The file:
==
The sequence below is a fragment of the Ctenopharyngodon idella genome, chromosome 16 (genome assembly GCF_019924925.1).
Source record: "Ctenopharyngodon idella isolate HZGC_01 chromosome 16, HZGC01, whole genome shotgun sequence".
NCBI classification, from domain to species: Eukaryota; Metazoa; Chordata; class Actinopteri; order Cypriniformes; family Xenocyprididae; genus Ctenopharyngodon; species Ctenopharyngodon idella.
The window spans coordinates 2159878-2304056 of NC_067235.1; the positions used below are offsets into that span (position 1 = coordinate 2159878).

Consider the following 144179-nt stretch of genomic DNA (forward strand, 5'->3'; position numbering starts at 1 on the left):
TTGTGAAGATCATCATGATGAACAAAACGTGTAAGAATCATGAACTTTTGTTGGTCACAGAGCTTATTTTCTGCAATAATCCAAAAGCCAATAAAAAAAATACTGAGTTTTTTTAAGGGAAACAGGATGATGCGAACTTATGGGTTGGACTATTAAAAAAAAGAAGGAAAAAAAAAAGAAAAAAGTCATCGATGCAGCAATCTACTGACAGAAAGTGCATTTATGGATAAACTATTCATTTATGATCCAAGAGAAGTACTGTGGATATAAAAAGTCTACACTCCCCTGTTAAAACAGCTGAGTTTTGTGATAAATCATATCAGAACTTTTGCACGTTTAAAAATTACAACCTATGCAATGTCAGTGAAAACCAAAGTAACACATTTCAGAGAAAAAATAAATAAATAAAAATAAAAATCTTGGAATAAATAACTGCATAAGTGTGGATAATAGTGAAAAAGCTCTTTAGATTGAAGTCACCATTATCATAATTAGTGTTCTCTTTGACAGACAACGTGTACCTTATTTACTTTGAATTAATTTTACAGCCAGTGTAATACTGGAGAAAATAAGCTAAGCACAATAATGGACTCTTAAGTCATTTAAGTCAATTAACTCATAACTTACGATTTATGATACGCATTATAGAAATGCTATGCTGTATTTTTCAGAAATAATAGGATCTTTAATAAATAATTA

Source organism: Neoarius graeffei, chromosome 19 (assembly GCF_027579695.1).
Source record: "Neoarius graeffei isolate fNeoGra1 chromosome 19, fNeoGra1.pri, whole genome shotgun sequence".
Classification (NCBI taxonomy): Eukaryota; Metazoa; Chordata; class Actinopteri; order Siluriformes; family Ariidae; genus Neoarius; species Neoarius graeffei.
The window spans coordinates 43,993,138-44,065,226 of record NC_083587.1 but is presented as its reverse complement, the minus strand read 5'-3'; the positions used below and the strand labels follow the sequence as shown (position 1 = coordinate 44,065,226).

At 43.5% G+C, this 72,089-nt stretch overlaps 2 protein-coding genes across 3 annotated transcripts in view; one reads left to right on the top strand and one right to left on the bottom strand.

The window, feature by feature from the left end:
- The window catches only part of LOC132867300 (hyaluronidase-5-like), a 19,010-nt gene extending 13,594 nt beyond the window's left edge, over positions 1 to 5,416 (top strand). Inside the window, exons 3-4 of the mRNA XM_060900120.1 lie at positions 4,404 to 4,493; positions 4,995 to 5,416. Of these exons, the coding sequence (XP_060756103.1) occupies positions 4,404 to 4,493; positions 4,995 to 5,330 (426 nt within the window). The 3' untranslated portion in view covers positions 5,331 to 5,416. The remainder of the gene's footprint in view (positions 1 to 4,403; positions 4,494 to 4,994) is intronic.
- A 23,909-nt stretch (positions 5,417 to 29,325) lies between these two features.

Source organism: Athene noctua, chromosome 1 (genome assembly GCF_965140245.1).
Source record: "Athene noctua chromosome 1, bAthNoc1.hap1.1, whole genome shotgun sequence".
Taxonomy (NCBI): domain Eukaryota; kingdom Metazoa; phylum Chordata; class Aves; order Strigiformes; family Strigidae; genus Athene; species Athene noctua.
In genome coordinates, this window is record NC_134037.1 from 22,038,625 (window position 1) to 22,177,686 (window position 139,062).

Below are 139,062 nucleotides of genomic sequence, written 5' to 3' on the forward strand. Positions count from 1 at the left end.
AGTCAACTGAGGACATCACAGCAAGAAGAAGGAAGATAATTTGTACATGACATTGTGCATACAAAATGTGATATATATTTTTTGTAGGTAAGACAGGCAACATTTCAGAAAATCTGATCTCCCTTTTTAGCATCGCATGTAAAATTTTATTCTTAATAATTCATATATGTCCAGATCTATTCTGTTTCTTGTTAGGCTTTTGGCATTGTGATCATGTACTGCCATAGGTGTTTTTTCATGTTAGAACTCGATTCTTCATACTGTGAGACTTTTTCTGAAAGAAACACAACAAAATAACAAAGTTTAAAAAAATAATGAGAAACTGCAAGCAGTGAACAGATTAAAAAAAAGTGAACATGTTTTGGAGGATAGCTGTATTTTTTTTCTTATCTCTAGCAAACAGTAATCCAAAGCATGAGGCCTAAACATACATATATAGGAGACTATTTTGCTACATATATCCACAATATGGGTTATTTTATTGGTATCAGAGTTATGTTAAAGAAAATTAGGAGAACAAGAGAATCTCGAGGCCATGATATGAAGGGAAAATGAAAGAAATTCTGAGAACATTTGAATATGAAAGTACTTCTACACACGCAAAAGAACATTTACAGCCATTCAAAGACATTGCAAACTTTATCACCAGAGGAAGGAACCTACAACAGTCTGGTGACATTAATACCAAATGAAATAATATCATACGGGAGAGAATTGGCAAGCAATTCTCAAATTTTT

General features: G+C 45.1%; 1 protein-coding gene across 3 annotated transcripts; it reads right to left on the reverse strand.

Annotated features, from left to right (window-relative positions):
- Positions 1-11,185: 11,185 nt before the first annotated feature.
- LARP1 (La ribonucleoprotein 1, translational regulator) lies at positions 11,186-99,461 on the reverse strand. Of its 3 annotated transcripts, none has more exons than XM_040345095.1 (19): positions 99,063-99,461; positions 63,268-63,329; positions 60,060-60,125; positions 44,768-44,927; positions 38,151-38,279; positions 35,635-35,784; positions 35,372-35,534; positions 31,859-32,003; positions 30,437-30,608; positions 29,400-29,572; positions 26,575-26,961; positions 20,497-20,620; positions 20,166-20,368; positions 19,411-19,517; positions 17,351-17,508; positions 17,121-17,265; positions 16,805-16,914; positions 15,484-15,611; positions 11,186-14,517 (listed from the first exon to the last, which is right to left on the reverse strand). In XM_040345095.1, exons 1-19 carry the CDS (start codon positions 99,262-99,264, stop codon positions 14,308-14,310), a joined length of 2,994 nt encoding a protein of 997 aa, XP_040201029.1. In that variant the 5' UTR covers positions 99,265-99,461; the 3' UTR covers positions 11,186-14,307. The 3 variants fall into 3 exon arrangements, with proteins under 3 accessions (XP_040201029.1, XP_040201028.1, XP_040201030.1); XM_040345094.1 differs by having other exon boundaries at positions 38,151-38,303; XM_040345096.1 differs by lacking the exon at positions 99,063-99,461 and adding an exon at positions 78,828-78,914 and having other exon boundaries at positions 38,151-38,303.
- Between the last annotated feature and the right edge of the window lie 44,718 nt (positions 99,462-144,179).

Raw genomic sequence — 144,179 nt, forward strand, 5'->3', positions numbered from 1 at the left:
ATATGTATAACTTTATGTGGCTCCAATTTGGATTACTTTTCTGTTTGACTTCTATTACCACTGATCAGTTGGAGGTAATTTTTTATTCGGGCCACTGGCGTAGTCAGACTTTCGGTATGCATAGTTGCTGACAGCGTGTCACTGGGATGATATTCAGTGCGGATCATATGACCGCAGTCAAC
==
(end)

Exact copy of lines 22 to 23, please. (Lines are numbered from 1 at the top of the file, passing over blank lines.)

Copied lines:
Annotated features, from left to right (window-relative positions):
- Positions 1-11,185: 11,185 nt before the first annotated feature.